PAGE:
Recently an article appeared in the Hartford Courant with the following headline: "Hartford Jury Awards Injured State Trooper $16.8 Million." To me, this article is notable for what is missing - the crucial end of the story. From the headline and the story, the average reader will assume that this state trooper is about to receive millions of dollars in compensation. Only a reader who is properly educated about how the system works will understand that the conclusion of this story should read: "As a result, the state trooper is not likely to receive any compensation, despite the jury's verdict."
After long struggling to determine if the mainstream media's failure to tell the whole story in personal injury cases was the result of lack of experience, reporters hamstrung by editorial constraints, or the pursuance of an agenda, I have given up trying to figure it out. Instead, my crusade has been to properly educate students about how the system works. And in this regard, Business Law texts are not very helpful. Very few have any information on insurance and those that do, do not address the role that insurance coverage and insurance companies play in the real-life aspects of a civil liability claim. We do our students a disservice if we teach them "Torts" and "Judicial Procedure" without addressing the nitty grittty issues that play out behind the scenes. Most of my students come into class believing that Stella Liebeck (the McDonald's Coffee Case plaintiff) received millions of dollars. The media reporting of the amount of the verdict rarely mentioned the reduced judgment award or the ultimate settlement.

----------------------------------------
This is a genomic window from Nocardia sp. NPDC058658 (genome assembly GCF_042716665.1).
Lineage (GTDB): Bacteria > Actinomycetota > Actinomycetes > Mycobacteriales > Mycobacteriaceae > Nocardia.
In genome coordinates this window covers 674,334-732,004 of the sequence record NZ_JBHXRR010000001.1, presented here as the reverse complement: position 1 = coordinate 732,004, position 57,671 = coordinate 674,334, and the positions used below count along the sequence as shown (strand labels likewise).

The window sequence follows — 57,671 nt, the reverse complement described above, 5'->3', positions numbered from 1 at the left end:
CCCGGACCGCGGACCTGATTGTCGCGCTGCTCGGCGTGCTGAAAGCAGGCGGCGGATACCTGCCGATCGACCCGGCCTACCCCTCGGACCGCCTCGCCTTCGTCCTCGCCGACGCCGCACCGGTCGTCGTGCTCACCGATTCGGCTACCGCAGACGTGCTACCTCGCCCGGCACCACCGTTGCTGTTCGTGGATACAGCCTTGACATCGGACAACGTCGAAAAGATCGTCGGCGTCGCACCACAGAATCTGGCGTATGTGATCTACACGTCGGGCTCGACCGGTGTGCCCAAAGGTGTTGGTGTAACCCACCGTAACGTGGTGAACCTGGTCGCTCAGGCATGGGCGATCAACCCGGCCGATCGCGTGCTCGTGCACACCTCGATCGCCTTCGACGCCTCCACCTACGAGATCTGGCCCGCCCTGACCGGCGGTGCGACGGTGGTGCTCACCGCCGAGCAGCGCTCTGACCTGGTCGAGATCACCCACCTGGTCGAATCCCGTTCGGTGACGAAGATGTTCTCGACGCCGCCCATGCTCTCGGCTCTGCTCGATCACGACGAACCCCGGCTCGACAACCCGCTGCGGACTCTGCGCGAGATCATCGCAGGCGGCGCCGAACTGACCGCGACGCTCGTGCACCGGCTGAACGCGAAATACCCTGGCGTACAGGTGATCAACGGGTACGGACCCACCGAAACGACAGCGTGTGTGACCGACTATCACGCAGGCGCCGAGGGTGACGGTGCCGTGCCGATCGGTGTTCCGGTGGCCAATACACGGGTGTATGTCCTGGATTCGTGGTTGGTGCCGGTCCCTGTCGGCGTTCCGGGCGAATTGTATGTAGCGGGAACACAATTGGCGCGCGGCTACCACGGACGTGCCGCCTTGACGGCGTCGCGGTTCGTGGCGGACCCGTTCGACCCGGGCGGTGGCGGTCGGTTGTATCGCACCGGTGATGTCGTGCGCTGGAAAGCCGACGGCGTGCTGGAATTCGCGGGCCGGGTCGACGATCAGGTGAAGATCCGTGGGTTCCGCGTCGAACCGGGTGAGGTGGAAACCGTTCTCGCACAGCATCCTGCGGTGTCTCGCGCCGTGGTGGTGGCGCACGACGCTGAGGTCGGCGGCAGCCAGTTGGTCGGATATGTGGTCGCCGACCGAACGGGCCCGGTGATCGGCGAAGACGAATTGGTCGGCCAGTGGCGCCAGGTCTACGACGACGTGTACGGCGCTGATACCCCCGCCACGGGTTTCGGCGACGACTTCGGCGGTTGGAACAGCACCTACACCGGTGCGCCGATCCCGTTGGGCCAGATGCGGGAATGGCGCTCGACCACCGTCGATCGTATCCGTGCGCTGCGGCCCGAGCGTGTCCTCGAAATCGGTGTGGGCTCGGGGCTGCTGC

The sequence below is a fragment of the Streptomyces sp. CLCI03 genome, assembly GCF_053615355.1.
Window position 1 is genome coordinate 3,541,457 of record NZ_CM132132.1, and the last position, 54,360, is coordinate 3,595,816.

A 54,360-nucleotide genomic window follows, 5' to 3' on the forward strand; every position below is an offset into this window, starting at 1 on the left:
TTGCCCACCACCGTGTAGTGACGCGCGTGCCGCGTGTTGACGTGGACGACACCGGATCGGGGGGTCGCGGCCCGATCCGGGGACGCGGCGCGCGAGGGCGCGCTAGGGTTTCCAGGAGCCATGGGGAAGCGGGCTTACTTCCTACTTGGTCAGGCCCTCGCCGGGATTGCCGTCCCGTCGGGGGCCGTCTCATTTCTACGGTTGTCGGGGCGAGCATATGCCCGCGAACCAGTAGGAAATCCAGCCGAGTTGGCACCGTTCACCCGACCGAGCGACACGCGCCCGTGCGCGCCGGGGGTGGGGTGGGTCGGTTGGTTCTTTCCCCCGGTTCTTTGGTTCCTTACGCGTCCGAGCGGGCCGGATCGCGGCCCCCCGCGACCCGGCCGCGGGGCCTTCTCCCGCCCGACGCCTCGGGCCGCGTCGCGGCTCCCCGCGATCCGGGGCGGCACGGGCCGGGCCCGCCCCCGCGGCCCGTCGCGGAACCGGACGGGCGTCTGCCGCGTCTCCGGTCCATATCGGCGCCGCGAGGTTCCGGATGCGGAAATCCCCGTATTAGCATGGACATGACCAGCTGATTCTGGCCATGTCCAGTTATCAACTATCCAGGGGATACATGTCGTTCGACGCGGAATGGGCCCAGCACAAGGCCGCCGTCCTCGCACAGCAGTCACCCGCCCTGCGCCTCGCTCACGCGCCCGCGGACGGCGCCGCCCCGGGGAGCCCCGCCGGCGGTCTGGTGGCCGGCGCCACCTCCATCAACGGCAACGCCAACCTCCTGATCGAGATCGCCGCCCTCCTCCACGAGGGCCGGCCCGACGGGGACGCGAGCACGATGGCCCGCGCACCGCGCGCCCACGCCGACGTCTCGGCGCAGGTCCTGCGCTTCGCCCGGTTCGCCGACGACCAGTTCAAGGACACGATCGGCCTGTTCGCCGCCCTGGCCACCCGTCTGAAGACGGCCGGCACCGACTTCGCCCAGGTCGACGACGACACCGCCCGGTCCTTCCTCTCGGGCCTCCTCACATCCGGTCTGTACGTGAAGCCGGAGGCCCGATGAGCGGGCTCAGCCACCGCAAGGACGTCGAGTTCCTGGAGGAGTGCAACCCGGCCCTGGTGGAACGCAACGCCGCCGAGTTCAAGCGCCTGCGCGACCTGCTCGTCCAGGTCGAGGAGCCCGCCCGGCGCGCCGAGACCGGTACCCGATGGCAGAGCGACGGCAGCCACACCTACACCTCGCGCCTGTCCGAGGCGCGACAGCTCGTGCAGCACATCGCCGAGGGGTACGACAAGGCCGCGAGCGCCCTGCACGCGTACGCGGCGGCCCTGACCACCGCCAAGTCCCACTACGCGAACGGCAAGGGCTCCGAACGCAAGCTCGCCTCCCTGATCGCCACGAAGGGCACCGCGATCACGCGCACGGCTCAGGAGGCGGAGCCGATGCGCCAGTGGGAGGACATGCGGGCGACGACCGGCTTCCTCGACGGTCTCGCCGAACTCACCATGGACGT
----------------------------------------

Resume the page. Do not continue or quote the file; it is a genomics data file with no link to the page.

The article referenced here reports a jury verdict in a lawsuit brought by a Connecticut state trooper who, two years prior, was injured while on the job after being struck by a drunk driver. The officer suffered severe injuries to both knees and back injuries. He was subsequently required to take a disability retirement. The article reported that medical bills were nearly $100,000. A dram shop action was brought against the bar that served the driver and the driver was sued, personally.
The article in this case accurately reports that the verdict against the bar will likely be reduced to the dram shop statutory limit of $250,000. However, it does not mention that after attorney's fees and pay back of worker's compensation benefits, there is likely nothing left for the plaintiff. The impressive $12.6M award against the drunk driver is likely uncollectable. The article reported that the driver, "did not appear to defend himself in the trial." It takes an understanding of the civil justice system well beyond that possessed by the typical undergraduate to understand that since no one represented the driver in the case, there is apparently no insurance coverage available to pay any portion of the judgment.
Kudos should be given to alternative media such as the Hartford Advocate. In reporting a $125,000 wrongful death settlement with the City of Hartford, the Advocate went the extra yard and reported that after attorneys' fees, expenses of litigation, and re-payment of a state welfare lien, the family will recieve a little less than $20,000.
Post update 4/24/11: Kudos should also go to Hartford Courant reporter David Owens for a 4/23/11 story about a civil suit following a horrendous accident. The story mentions the existence of insurance coverage in a way that introduces the public to insurance considerations as a integral part of a lawsuit.
The video below shows Fox News looking at "whacky warning labels" and reporting that a jury awarded Stella Liebeck $2.7M without mentioning that the judgment was actually for less than 30% of that amount.